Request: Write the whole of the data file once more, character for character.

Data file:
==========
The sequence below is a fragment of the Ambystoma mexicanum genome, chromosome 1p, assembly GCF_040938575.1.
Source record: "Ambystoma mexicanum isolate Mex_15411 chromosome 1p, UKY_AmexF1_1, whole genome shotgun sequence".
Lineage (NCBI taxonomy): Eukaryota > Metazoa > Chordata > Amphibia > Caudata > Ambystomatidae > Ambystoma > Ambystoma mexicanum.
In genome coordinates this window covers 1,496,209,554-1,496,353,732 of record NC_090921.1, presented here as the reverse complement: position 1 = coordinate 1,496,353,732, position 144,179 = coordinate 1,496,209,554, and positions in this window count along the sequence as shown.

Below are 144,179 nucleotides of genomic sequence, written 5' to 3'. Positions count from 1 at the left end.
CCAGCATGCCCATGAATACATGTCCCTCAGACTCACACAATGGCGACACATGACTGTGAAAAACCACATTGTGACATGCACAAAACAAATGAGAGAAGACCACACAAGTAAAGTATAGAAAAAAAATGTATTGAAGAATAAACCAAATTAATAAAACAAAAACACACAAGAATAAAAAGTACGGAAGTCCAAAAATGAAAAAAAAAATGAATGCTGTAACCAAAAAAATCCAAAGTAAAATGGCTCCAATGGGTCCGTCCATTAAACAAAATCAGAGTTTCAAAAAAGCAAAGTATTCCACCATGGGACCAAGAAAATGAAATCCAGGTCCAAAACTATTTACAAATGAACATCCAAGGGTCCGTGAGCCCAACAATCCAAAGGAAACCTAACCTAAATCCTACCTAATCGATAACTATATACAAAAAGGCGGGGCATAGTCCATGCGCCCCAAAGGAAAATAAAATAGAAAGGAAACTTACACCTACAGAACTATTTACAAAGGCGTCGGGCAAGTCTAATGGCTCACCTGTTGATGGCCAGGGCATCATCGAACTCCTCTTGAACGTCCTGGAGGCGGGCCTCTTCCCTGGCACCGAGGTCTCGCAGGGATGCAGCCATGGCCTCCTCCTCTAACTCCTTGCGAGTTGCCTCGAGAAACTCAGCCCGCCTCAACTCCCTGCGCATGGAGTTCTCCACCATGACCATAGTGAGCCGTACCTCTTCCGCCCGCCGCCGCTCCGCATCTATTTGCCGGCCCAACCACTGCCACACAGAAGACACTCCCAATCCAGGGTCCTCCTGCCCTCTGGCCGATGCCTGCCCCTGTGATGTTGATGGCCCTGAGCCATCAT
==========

The sequence below is a fragment of the Ambystoma mexicanum genome, chromosome 1p, assembly GCF_040938575.1.
Source record: "Ambystoma mexicanum isolate Mex_15411 chromosome 1p, UKY_AmexF1_1, whole genome shotgun sequence".
Lineage (NCBI taxonomy): Eukaryota > Metazoa > Chordata > Amphibia > Caudata > Ambystomatidae > Ambystoma > Ambystoma mexicanum.
In genome coordinates this window covers 1,496,209,554-1,496,353,732 of record NC_090921.1, presented here as the reverse complement: position 1 = coordinate 1,496,353,732, position 144,179 = coordinate 1,496,209,554, and positions in this window count along the sequence as shown.

Below are 144,179 nucleotides of genomic sequence, written 5' to 3'. Positions count from 1 at the left end.
CCAGCATGCCCATGAATACATGTCCCTCAGACTCACACAATGGCGACACATGACTGTGAAAAACCACATTGTGACATGCACAAAACAAATGAGAGAAGACCACACAAGTAAAGTATAGAAAAAAAATGTATTGAAGAATAAACCAAATTAATAAAACAAAAACACACAAGAATAAAAAGTACGGAAGTCCAAAAATGAAAAAAAAAATGAATGCTGTAACCAAAAAAATCCAAAGTAAAATGGCTCCAATGGGTCCGTCCATTAAACAAAATCAGAGTTTCAAAAAAGCAAAGTATTCCACCATGGGACCAAGAAAATGAAATCCAGGTCCAAAACTATTTACAAATGAACATCCAAGGGTCCGTGAGCCCAACAATCCAAAGGAAACCTAACCTAAATCCTACCTAATCGATAACTATATACAAAAAGGCGGGGCATAGTCCATGCGCCCCAAAGGAAAATAAAATAGAAAGGAAACTTACACCTACAGAACTATTTACAAAGGCGTCGGGCAAGTCTAATGGCTCACCTGTTGATGGCCAGGGCATCATCGAACTCCTCTTGAACGTCCTGGAGGCGGGCCTCTTCCCTGGCACCGAGGTCTCGCAGGGATGCAGCCATGGCCTCCTCCTCTAACTCCTTGCGAGTTGCCTCGAGAAACTCAGCCCGCCTCAACTCCCTGCGCATGGAGTTCTCCACCATGACCATAGTGAGCCGTACCTCTTCCGCCCGCCGCCGCTCCGCATCTATTTGCCGGCCCAACCACTGCCACACAGAAGACACTCCCAATCCAGGGTCCTCCTGCCCTCTGGCCGATGCCTGCCCCTGTGATGTTGATGGCCCTGAGCCATCAT